Larry Hodgson: Grow Your Own Tomatoes from Seed

Larry Hodgson: Grow Your Own Tomatoes from Seed

LiQM_Mar2017_CoverThis column first appeared in the March 2017 issue of Life in Québec Magazine.

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Grow Your Own Tomatoes from Seed

By Larry Hodgson

Gardeners get antsy as March rolls in. The days are getting longer, buds are starting to swell on the trees and houseplants are starting to perk up. Yet outside, the snow is still everywhere. Isn’t there something they could be doing?

Yes, there is: they can start sowing the seeds for their summer gardens indoors. This is a great strategy for fast-growing plants like annuals and vegetables; tomatoes are particularly easy to start this way.

Experienced gardeners already know how to do this and have pretty much everything they need on hand. If you’re just getting started, though, it’s probably easiest to buy new materials: a plastic tray, a clear plastic dome and enough 3-inch pots to fill the tray, plus seed starting mix.

You’ll also need a pack of tomato seeds. Do you like cherry tomatoes, slicing tomatoes or paste tomatoes? Red, pink, yellow, orange or black? Early, so you can beat your neighbours, or mid-season, so you can get more fruit? Small plants for a patio container (determinate tomatoes) or huge clamberers that will bear fruit all summer (indeterminate tomatoes)?

Assemble and Wait

Gather your materials and wait for the right moment. Tomatoes should be sown indoors 6 to 8 weeks before the last frost. In Québec City, where the last frost date is around June 1, or even June 7 in the mountains, that means early to mid-April.

Step by Step

  1. Pour soil into a large bowl or pail and add tepid water, mixing the water in with a large spoon. You want the mix to be just moist, not soaking wet.
  2. Spoon the moist soil into your pots and even out with a spoon.
  3. With a pencil or pen, pierce a hole in the soil in the middle of the pot to a depth of 5 mm.
  4. Drop 3 seeds into the hole. Always sow more seeds than you’ll need, in case germination is poor.
  5. Cover the hole with soil and mist with water to settle it.
  6. Place the pots on the tray and cover with the dome.
  7. Place the tray in a warm spot (21 to 32˚C) with good light, but not full sun (not yet!).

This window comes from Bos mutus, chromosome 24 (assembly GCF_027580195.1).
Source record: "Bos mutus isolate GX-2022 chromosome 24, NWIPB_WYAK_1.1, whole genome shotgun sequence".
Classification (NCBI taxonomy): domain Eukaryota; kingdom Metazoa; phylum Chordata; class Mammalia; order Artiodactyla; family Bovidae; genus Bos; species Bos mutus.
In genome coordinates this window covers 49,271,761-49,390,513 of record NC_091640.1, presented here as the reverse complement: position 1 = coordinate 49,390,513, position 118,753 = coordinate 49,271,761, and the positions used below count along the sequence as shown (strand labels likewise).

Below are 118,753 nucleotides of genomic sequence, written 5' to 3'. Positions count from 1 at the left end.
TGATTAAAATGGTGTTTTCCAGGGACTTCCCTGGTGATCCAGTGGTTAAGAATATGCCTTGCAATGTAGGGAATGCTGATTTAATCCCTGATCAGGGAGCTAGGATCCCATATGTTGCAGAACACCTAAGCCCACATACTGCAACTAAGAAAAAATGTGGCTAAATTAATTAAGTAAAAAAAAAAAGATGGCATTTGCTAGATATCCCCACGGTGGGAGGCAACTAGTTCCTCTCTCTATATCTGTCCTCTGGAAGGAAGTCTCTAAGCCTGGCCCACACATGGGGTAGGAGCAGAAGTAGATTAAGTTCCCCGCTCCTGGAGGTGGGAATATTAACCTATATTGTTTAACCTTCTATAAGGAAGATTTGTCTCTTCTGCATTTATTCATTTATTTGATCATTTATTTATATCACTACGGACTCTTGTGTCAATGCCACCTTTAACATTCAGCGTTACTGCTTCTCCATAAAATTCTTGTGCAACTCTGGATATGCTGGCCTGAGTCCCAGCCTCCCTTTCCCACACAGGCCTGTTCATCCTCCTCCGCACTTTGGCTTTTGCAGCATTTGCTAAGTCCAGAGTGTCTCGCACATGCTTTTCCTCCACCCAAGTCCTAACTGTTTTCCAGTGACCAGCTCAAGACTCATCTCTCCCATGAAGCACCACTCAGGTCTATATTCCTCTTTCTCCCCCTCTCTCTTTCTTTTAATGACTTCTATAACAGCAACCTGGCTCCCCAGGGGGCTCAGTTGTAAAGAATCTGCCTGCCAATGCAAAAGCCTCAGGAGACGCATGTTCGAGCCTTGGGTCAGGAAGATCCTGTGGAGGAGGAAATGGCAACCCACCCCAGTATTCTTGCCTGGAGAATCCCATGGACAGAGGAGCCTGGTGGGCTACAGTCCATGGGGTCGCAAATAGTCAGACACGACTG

8. When the seeds germinate, in about 6 to 8 days, remove the dome and move the tray to the sunniest spot you have. A south-facing window would be perfect.
  9. Cut off any extra seedlings with scissors. You want only one plant per pot.
  10. When the soil turns pale, that means it’s drying out. Pour tepid water into the tray and let the plants soak up the moisture. Pour out any excess water 15 minutes later.
  11. Give the tray a quarter turn once or twice a week to keep the plants from leaning toward the light.
  12. Once nights warm up, remaining above 10˚C at night, start acclimating the plants to outdoor conditions: 3 days in the shade, 3 days in partial shade, 3 days in full sun.
  13. Now plant your tomatoes, in a sunny spot with rich, moist, well-drained soil, either in the garden or in a large container.
  14. Throughout the summer, water as needed. Fertilize every 2 weeks with an all-purpose soluble fertilizer, and stake if necessary.
    Don’t forget to harvest the fruits of your labour!



About Author

Larry Hodgson

Larry Hodgson is a free-lancer garden writer living in Quebec City. He is a regular contributor to garden magazines, speaks frequently to horticultural groups throughout North America and is a regular garden commentator on television and radio. His book credits include Making the Most of Shade, The Garden Lovers Guide to Canada, Perennials for Every Purpose and Ortho’s Complete Guide to Houseplants, as well as over 45 other titles in English and French. He regularly leads garden tours to various countries around the world.

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